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Posts similar to this one by other authors: Consider that Terrible Struggle Joy?  & Breathing in Hope

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The Lady At The Store

“Each of you should use whatever gift you have received to serve others, as faithful stewards’ of God’s grace in its various forms.”

1 Peter 4:10

“Our dad is in heaven, his gun shot himself.”

One of our tougher moments in the early days of this grief journey was in line at a store.  My twin boys were just four years old.  They knew their daddy was in heaven, and they knew the simplest version of what happened.

When the sweet lady in front of us complimented their behavior I barely saw it coming. She told them they should be proud and go home and tell their daddy how well they had behaved.  That poor lady!  She never saw it coming either, but when it did, her face went from pale white to red flushed, as she watched me nod to confirm their words.  She choked back tears as she apologized for saying anything to them and then moved on rather quickly.

Early on that was the usual reaction.  No one really knew what to say.  There were many awkward moments when someone heard my husband was in heaven and then pressed to know how he died.  There was the cashier at the grocery store, who pressed me on my pretty necklace (Scott’s wedding ring I had made into a necklace).  And then couldn’t get me out of there fast enough. The waitress at the restaurant.  The dry cleaner cashier.

Once the word suicide is dropped, the tough awkward moments fly and many well meaning people want to flee!

The stigma of and circumstances surrounding suicide are hard enough for those intimately involved, for a stranger they are nearly impossible.

Yet, there were many who stood by us and were there for us from the very beginning.  Our families hunkered together the day Scott got heaven, as my church family formed a barrier outside of my house to keep strangers and the media out (Scott’s death was very public and made national news). The local businesses that showed up with tray after tray of food. (Our families have lived in the same small town for generations.) The many, some strangers even, who came to show their love towards us, and with compassionate hearts poured out their gifts of wisdom and comfort.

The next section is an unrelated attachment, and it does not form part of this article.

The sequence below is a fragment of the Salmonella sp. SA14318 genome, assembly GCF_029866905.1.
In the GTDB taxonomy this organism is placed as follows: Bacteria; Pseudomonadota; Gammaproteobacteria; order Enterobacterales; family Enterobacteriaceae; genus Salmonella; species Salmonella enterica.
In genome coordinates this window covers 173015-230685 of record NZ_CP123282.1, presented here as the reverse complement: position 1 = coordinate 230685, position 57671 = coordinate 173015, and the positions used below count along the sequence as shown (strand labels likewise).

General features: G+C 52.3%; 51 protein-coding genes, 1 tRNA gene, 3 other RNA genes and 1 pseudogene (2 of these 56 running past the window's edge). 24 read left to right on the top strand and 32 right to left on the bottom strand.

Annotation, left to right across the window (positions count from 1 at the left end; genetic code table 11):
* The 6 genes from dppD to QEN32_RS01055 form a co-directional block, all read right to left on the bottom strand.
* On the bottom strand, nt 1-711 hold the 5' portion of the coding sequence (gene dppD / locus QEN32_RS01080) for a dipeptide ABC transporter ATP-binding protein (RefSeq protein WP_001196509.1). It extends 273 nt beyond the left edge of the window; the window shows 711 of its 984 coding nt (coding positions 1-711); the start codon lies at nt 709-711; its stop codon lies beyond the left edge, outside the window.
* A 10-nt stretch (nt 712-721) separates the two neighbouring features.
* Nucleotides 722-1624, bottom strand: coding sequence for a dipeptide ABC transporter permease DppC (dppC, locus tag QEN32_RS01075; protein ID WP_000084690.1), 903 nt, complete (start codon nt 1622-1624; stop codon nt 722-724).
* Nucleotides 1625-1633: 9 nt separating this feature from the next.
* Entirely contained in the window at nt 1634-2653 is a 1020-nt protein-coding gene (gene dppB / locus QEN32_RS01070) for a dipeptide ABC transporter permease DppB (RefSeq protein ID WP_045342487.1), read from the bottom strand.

It’s funny how I realize now that before all this I would’ve been the judgmental fleeing kind.  I was “the lady at the store”.  I had my own critical thoughts and opinions on death, especially on suicide, and even grief.

I knew nothing!

Now, I want to say to the lady at that store and the cashier at the grocery store and the many others, “Don’t be afraid to go there.”  Compassion, sympathy and empathy can be so powerful to a hurting person.

And I want to say to the many others, “Thank you!”  Thank you for walking this unashamedly with us.  Thank you for your kindness, care and concern. Thank you for extending grace and showing us Scott’s life was much more than that one moment.

I want to say to each of you,  be ready and willing to go there with others.  You’ve got deep places now.  You get this!  Be ready to stand with the next grieving person.  It’s going to come.  We know that well.  It’s a gift to love others from your pain to theirs.

This grief walk is not wasted. Prepare yourself well, so you aren’t the lady in line with me. Take every opportunity to shine Christ and bless others with the gifts God has now given you.

Father God, thank you for giving me the gifts I have received through this journey.  Help me to see hurt and pain in others and shine You to them as I take the time to care.  Help me to never brush off a hurting person, or waste the lessons You’ve given me.  Prepare to minister to others from the deeper places You have given me.  In Your Matchless Name, Amen.

2013-11-09-03-40-34-4-223x300Erika Graham is Vice President, and an author and speaker for aNew Season/A Widow’s Might Ministries. She resides in New Jersey with her daughter, twin boys, and her little fluffy puppy. She loves summers at the beach and all things chocolate. She lost her husband to suicide in June 2010. Erika has been called to share the victory she’s experiencing through Christ Jesus over the life God has ordained for her. 

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Articles with a similar theme: Fill My Days with Living! and THE STEWARDSHIP OF SUFFERING